Beckett Plays – Play Shorts I
By Samuel Beckett
Empty Spaces Theatre Company at Lowndes Shakespeare Center
As World War 2 ended and Europe rebuilt itself, theater suffered continuing blows as Film and Television became the de facto story telling media of the masses. Samuel Beckett attempted to stand astride the rift, writing cinematically precise plays that simultaneously excluded both the “legitimate” theater audience and that of the new mass distributed media. Tonight’s program explores some of these nearly still borne projects
We begin with “Act Without Words II.” (Corey Volence and Joel Warren, directed by John DiDonna and Kevin G Becker) Two men are asleep in bags, they take turns waking, performing, ablutions, and getting on with the days tasks. A mysterious force lurking under the riser stage left pokes them awake, and we find Warren’s fellow slovenly and misshapen, while Volence almost looks employable on a daily basis. Itâ€™s the poke the audience applauds best, the stick is propped up by a Seuss-like wheel, and as persistent as a dog in need of a walk.
In “Play”(DiDonna, Babette Garber, and Teri Lynne, directed by Becker), three heads entombed in urns are all that remain of an adulterous relation. Speaking as fast as humanly possible, they each tell their side of a story that may or may not be true. As in so many of this series of shorts, the message is not in the words so much as the spaces between them. Tone is half of the communication and the tone of language was a hectoring self justification. They may be dead, but they’re still human.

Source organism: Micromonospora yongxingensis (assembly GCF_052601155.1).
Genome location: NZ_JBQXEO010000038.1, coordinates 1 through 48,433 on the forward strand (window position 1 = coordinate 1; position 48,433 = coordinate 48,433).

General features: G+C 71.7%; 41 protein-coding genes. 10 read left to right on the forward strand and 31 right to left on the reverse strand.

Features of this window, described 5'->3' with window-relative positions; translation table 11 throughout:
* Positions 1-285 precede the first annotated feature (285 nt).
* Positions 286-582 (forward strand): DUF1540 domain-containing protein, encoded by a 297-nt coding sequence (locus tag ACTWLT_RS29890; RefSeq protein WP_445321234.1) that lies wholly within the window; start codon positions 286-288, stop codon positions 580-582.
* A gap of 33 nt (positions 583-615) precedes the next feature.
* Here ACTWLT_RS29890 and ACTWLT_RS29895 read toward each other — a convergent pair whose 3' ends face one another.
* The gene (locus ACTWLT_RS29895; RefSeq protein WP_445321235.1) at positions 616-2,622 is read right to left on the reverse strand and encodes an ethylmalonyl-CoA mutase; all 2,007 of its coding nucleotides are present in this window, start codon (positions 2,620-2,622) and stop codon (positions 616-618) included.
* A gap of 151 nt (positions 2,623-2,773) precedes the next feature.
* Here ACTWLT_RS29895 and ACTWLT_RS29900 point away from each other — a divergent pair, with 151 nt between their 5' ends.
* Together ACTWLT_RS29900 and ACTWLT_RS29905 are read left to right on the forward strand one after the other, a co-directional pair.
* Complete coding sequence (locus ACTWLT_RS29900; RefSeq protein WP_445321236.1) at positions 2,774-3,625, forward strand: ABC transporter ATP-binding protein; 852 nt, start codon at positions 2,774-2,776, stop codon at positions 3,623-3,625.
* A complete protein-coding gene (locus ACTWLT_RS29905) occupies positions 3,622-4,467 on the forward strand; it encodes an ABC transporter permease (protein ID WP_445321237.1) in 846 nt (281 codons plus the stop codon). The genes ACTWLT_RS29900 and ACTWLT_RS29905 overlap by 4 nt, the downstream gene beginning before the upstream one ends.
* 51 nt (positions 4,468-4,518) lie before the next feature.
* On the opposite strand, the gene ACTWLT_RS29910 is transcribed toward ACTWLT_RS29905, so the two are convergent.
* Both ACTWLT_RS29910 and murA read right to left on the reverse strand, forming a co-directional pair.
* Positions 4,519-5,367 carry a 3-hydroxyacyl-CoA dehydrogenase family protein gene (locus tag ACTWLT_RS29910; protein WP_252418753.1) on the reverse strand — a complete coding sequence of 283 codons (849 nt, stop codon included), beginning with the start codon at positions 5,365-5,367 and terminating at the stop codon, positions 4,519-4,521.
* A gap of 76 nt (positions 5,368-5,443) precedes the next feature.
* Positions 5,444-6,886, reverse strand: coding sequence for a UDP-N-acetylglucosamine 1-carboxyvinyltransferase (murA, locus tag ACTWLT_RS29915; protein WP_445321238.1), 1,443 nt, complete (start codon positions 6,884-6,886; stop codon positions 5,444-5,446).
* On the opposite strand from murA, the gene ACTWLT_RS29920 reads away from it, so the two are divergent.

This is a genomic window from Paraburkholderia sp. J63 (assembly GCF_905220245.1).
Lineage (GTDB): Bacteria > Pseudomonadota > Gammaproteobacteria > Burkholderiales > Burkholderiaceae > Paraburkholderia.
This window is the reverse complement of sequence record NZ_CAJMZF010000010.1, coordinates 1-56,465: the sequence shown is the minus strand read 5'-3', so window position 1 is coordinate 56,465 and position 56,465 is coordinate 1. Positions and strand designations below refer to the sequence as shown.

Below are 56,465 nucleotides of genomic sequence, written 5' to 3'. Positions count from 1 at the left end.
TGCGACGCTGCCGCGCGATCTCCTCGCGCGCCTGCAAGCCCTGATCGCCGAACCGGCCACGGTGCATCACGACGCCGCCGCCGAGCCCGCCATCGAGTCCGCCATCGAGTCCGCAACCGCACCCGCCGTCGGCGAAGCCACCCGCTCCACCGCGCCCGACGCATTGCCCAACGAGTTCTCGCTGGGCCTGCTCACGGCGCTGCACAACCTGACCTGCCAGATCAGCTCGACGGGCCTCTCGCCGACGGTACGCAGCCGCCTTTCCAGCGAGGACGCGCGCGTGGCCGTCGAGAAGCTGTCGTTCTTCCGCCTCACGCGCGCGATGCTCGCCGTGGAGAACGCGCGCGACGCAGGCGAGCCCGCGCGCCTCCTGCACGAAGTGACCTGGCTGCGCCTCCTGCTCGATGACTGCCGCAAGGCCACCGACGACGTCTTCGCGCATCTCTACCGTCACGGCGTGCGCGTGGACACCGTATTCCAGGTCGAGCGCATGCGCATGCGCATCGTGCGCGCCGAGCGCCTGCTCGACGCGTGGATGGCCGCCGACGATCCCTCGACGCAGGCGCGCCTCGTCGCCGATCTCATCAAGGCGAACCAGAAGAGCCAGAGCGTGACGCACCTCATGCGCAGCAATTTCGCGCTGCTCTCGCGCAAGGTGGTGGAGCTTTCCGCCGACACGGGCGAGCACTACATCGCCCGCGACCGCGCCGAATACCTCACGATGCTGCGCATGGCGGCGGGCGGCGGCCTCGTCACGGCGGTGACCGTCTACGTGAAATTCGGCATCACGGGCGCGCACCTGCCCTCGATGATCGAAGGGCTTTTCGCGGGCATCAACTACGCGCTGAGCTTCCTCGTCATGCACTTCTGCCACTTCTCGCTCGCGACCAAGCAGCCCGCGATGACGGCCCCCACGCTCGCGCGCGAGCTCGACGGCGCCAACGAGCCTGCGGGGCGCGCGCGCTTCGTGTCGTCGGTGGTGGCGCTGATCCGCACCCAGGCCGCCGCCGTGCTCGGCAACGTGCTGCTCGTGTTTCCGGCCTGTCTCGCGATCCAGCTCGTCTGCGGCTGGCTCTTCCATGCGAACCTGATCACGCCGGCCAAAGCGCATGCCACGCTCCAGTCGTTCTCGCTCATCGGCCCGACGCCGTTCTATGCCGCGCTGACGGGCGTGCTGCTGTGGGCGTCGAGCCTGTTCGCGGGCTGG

“Not I” (Peni Lotoza and Jessica Pawli, directed by Margaret Nolan) is perhaps the most technically difficult for the actor. Ms Lotoza’s character has a 20 minute self recursive monolog that has the hypnotic effect listening to a frenetic phone call on the other side of a very thing hotel room wall. A small spot light illuminates her lips, and across the room in a gloomy pool of light is a dark robed figure someone referred to as an “Auditor” (Pawli). The Auditor had no words, but merely gestures as if to say “Can I Use the phone? It’s important. Really.”
I attended this show twice to catch “Quad.” (Lori Engle, Sarah Lockard, Lynne, and Samantha O’Hare, directed by Anna DeMers). I would class “Quad” as a dance piece rather than theater, there were no words or actions that might convey decided action or emotion. Four hooded actors walked in an elaborate, mathematically derive patterns as an overhead view of the motion was projected on a screen. This is as close to pure artiness for artiness’s sake as you can find on stage.
Intermission. Bar closed. Mill around, use the rest room, smoke outside. Funny thing about smoking – almost all the smokers I know are actors. Almost all the actors I know are smokers. All my day job buddies quit. Go figure.
In “Footfalls” (Marty Stonerock, directed by DiDonna) a woman is in charge of dealing with her elderly, bedridden mother, who may or may not be alive, dead, or a hallucination. The Ms Stonerock paces, reflects, and interacts with a woman in an increasingly creepy and oppressive atmosphere.
We wrap up with “Come and Go” (Lotoza, Laurel Clark, and Garber, directed by Becker and DiDonna). Three women in monochrome coats get together to gossip in silence, and dish the dirt on each other when one of them might step off stage. I wish I knew there secrets, I’ll bet they were really…common.
What to make of all this? Beckett is tough going. He’s deliberately obscure, open to interpretation and doesn’t “write like other writers.” During the one talk back I attended, the range of comments from audience and actor covered the waterfront. Beckett can make you think, make you fall asleep, and make you swear you’ll never buy another theater ticket again, but you’ll never conclude “Been there, seen it, done it.” No one should have to tackle him twice.
For more information on Empty Spaces Theater Company, visit http://www.emptyspacestheatre.org